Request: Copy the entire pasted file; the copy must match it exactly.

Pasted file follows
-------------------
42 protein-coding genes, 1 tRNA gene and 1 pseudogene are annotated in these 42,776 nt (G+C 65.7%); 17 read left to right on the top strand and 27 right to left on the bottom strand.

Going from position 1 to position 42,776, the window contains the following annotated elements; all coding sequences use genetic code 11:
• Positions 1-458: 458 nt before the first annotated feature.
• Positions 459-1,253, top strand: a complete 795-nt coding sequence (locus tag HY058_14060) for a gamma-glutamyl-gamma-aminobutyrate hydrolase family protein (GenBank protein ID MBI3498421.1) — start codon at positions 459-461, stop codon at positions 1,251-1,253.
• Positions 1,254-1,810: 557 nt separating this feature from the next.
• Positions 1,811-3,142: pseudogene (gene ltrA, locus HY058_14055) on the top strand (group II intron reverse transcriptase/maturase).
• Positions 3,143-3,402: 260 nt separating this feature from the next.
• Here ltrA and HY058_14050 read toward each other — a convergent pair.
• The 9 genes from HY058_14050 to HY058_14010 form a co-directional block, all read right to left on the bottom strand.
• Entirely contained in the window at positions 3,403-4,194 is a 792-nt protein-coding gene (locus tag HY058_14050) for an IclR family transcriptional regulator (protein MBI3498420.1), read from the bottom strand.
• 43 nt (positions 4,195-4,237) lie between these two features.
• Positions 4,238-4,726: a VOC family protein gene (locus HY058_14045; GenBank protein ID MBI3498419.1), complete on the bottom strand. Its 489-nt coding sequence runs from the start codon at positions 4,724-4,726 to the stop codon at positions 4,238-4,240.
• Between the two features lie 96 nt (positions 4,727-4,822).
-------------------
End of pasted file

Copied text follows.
42 protein-coding genes, 1 tRNA gene and 1 pseudogene are annotated in these 42,776 nt (G+C 65.7%); 17 read left to right on the top strand and 27 right to left on the bottom strand.

Going from position 1 to position 42,776, the window contains the following annotated elements; all coding sequences use genetic code 11:
• Positions 1-458: 458 nt before the first annotated feature.
• Positions 459-1,253, top strand: a complete 795-nt coding sequence (locus tag HY058_14060) for a gamma-glutamyl-gamma-aminobutyrate hydrolase family protein (GenBank protein ID MBI3498421.1) — start codon at positions 459-461, stop codon at positions 1,251-1,253.
• Positions 1,254-1,810: 557 nt separating this feature from the next.
• Positions 1,811-3,142: pseudogene (gene ltrA, locus HY058_14055) on the top strand (group II intron reverse transcriptase/maturase).
• Positions 3,143-3,402: 260 nt separating this feature from the next.
• Here ltrA and HY058_14050 read toward each other — a convergent pair.
• The 9 genes from HY058_14050 to HY058_14010 form a co-directional block, all read right to left on the bottom strand.
• Entirely contained in the window at positions 3,403-4,194 is a 792-nt protein-coding gene (locus tag HY058_14050) for an IclR family transcriptional regulator (protein MBI3498420.1), read from the bottom strand.
• 43 nt (positions 4,195-4,237) lie between these two features.
• Positions 4,238-4,726: a VOC family protein gene (locus HY058_14045; GenBank protein ID MBI3498419.1), complete on the bottom strand. Its 489-nt coding sequence runs from the start codon at positions 4,724-4,726 to the stop codon at positions 4,238-4,240.
• Between the two features lie 96 nt (positions 4,727-4,822).